30 years in HR, part 12: some terrible stories…

1. The applicant who had been to my high-school

The first employee I could hire for my first team. I was looking for a graduate recruiter. Challenging job, many applicants. This one stood out. Why? Because he had been to my high school. Immediately I had positive associations (creative, persistent, not middle-of-the-road), and of course these prejudices were confirmed in the interview. He was an excellent candidate, and luckily he took the job. All the impressions after the first impression were worse. He would arrive in the office three after nine, tie in his hand. First stop: the restroom to put on his tie properly. When I collected him from his home one day early in the morning, to go to a milk-round at one of the technical universities, I had to wake him up. His apartment was completely empty, only some crate’s (beer) to sit on.
I had to let him go after six months. My first (not last unfortunately) disastrous hire. When we opened his desk, we found piles of applicant letters, unopened, that he had just dumped in the drawers.

2. The engineer who was clairvoyant

This young engineer, hired a couple of month ago, had entered the office of the CEO via the back door (unheard of). If the CEO had a minute. He explained he was hired as a software engineer, but that the company did not make the best use of his capabilities. He was clairvoyant. He could help the company in the selection of the best people, as he could see who was good and who was not. He could also help the CEO in weeding out poor managers, as he could see who could be trusted, and who not. The CEO asked him to make an appointment with my boss, to discuss further. My boss and I (“just watch and see what happens”, my boss said). The young engineer explained his supernatural capabilities. My boss said: “If you are clairvoyant, you know what will happen next”. The engineer nodded. We made a mistake, he said, but he could understand us. I helped him to gather his personal belongings, and escorted him to the exit.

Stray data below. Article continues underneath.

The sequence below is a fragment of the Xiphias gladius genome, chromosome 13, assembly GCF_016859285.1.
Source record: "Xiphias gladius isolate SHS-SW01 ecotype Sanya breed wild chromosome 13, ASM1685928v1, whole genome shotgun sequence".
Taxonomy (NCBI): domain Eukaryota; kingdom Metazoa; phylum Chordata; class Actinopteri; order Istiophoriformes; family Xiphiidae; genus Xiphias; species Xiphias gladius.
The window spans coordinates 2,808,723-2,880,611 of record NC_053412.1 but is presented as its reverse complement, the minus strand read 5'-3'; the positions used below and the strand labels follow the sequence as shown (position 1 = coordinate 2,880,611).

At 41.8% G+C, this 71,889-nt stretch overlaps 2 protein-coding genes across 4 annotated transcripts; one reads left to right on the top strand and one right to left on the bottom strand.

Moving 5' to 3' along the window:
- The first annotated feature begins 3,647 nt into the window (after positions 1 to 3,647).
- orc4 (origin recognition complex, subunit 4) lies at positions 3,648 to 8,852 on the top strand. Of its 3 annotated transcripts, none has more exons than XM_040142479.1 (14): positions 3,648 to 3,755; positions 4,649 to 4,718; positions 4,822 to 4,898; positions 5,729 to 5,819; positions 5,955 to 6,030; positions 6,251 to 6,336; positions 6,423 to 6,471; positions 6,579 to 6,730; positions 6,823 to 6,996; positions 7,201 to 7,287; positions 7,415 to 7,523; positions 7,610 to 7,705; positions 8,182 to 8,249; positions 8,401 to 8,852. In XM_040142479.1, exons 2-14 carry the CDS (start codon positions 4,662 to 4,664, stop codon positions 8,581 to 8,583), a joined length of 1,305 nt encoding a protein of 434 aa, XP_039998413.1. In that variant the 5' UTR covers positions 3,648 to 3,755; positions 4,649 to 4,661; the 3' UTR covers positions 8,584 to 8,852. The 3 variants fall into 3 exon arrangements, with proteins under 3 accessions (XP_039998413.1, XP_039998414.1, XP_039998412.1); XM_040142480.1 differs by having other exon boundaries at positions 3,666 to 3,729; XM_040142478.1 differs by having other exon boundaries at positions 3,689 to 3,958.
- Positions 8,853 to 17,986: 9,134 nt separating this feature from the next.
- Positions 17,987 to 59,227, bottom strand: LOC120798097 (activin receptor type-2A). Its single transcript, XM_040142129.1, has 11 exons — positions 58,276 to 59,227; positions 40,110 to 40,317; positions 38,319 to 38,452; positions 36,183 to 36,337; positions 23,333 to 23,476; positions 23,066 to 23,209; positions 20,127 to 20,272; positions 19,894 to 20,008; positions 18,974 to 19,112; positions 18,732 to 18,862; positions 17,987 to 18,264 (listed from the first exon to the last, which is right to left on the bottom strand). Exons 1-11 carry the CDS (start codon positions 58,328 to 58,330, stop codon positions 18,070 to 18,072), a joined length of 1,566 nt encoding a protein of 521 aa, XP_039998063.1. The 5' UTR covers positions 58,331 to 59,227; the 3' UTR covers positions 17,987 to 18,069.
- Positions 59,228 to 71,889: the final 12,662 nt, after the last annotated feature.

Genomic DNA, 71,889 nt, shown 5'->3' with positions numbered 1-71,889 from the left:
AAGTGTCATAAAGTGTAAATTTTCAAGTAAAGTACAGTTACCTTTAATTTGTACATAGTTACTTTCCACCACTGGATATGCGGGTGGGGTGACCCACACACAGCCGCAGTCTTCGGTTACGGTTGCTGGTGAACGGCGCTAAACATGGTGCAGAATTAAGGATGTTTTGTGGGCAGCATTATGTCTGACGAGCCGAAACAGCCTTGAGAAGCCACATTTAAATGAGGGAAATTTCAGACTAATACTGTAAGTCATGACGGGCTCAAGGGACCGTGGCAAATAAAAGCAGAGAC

3. The day we forgot Mario

An international training program for high potentials. As part of the program we traveled to Berlin, to visit the “Internationale Funkausstellung”. Early start, which was not easy as the evening had been great fun. Halfway between Eindhoven and Amsterdam, slowly waking up, I looked around the bus to see where Mario was sitting. Mario was the guru from Marketing Communications who would guide us in Berlin. He had stayed in the conference center, in order to be able to travel on the bus with us. No Mario is the bus. We had just forgotten him. No time to turn back. I phoned the conference center when we arrived at the airport (no mobile phones in those days), but they could not reach him. When we arrived at the IFA, one of the first persons we bumped into was Mario, loudly laughing. He had taken a taxi to Düsseldorf airport when he found out we had left, and had arrived in Berlin before us.  No regrets, and we had a productive day in Berlin.

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